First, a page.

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Exclusive: Leading Biosciences Execs Talk About How The Company Could Save Hospitals Millions Of Dollars Per Year

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Exclusive: Leading Biosciences Execs Talk About How The Company Could Save Hospitals Millions Of Dollars Per Year
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Leading Biosciences is a small biopharmaceutical company focused on addressing the breakdown of the intestinal mucosal barrier using a simple technology platform. While privately held, this firm has been around for more than a decade.

Benzinga met with CEO Tom Hallam, Ph.D., and Chief Financial Officer JD Finley recently and had the chance to shoot a few questions.

What Leading Biosciences Does

BZ: Can you tell our readers what you do?

Tom Hallam: Our technology is amazing, and very simple. It’s about the digestive enzymes in our body and all of our gastrointestinal tract. Sometimes they leak out — which they shouldn’t, and when that happens [...] they basically digest our bodies on a really small scale, and that causes a lot of chronic diseases, and in some cases, when it’s really bad, a lot of acute crises for patients. So, we’re focused on this idea that we can stop that.

BZ: So, you’re precommercial?

Hallam: We’re a precommercial company. We’re currently in two different ongoing Phase 2 clinical trials.

The first is a trial that’s ongoing in Asia right now; we’re enrolling cardiovascular surgery patients.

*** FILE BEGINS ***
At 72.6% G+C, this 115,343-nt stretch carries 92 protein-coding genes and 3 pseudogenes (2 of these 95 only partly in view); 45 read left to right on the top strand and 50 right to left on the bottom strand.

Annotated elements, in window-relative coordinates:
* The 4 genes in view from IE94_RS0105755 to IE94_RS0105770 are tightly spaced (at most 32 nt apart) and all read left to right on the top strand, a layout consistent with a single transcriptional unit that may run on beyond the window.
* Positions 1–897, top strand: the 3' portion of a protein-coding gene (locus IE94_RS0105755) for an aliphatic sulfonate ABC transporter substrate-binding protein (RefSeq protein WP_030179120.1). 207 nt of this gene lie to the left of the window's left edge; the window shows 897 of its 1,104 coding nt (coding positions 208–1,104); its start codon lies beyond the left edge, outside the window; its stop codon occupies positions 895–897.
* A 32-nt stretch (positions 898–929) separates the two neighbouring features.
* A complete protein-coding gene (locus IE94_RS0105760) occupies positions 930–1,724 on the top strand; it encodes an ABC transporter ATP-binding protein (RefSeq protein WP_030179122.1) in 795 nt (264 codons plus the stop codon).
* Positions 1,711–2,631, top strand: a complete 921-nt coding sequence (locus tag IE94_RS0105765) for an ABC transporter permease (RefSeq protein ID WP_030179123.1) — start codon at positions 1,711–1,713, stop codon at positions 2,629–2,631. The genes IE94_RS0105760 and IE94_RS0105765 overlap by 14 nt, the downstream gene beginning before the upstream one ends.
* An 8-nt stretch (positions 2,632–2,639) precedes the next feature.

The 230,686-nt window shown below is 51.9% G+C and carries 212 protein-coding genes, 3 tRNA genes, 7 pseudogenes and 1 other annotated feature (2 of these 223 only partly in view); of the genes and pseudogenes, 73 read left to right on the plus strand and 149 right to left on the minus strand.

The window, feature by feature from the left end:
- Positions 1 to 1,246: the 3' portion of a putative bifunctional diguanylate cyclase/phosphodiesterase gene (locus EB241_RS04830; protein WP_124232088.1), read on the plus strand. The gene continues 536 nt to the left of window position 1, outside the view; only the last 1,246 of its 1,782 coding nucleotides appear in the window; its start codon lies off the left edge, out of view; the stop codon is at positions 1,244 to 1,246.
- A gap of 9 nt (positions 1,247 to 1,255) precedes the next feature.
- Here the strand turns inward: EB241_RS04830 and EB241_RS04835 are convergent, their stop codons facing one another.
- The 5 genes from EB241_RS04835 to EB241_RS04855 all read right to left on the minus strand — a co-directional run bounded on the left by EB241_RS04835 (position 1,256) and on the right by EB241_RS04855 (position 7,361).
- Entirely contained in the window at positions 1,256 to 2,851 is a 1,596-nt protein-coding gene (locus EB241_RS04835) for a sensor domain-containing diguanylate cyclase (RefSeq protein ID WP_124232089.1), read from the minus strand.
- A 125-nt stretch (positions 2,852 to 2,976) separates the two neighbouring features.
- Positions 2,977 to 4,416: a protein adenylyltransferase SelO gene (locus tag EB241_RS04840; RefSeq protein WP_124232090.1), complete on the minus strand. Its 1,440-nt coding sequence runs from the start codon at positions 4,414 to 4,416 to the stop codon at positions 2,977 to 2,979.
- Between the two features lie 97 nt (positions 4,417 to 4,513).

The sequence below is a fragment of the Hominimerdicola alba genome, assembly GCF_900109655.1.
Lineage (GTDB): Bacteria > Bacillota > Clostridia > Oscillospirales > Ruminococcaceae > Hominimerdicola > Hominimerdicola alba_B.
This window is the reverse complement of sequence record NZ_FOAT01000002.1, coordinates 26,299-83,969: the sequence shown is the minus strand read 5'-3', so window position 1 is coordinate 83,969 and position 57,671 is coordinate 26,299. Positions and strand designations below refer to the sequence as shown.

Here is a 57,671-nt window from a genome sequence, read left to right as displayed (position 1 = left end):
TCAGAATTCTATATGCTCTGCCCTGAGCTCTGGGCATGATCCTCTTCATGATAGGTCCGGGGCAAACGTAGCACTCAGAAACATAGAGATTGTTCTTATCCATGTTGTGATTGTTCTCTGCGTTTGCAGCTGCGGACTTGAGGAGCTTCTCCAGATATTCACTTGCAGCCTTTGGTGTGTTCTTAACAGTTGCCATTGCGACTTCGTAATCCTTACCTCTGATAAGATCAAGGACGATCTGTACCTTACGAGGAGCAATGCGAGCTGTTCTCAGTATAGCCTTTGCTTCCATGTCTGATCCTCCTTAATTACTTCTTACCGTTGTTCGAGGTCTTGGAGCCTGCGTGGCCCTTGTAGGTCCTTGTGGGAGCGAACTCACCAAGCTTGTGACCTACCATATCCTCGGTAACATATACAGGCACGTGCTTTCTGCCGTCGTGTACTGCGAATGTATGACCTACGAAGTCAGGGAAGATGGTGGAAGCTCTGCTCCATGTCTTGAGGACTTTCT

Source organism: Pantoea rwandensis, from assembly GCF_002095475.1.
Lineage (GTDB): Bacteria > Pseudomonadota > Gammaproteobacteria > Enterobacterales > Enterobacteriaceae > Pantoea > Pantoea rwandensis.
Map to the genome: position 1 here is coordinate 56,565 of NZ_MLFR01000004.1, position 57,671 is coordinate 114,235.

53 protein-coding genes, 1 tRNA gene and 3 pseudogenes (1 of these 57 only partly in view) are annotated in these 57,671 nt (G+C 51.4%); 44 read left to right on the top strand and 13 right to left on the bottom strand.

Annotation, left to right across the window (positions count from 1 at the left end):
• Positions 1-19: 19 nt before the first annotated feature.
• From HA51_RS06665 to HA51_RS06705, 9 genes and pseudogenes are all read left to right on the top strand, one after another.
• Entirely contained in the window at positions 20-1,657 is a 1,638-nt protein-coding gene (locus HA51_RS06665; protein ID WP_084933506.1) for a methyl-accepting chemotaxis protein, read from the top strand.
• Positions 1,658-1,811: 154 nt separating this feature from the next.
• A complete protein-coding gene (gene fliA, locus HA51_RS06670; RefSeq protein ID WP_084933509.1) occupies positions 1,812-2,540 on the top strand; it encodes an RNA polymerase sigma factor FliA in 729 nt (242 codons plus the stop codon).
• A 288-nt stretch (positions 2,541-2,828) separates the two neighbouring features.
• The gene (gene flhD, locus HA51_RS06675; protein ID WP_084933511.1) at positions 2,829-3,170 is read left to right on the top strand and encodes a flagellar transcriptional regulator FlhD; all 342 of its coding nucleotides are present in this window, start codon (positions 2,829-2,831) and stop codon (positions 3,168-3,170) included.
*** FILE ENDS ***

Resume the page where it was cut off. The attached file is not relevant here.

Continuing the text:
The second is a clinical trial in the United States that is enrolling patients for gastrointestinal surgery. In addition, we’ll soon have a small investigator-sponsored study looking at septic shock.

BZ: Which indications are you targeting?

Hallam: There are a lot of different indications we’re looking at, but most importantly we’re really talking about GI [gastro intestinal] surgery. That is the big value driver for the company.  Let me back up; I’ll show you why.

There is a moment in every GI surgery where the surgeon takes a scalpel and he makes an incision into the bowel, the GI tract in particular. What happens in that moment is all of those digestive enzymes in the GI tract spill into abdominal cavity [...] They attack the muscles that disrupt the motility in the intestine and it causes this big inflammatory response in the body [...] so the bowel basically stops moving; it has to repair itself for a few days.

That’s a really big problem for patients [...] because once the surgery is finished, the patient can’t be discharged from the hospital until he/she has had a bowel movement.

If you look at the numbers, they say that if you’re an average person getting bowel surgery, particularly with a couple co-morbidities, you’re going to be in the hospital for one week to two weeks. And that length of stay is just waiting for that bowel function to return.

What we’ve shown in all of our preclinical studies is that we can have a very rapid return of bowel function, like as early as on the same day as the GI surgery.

The Potential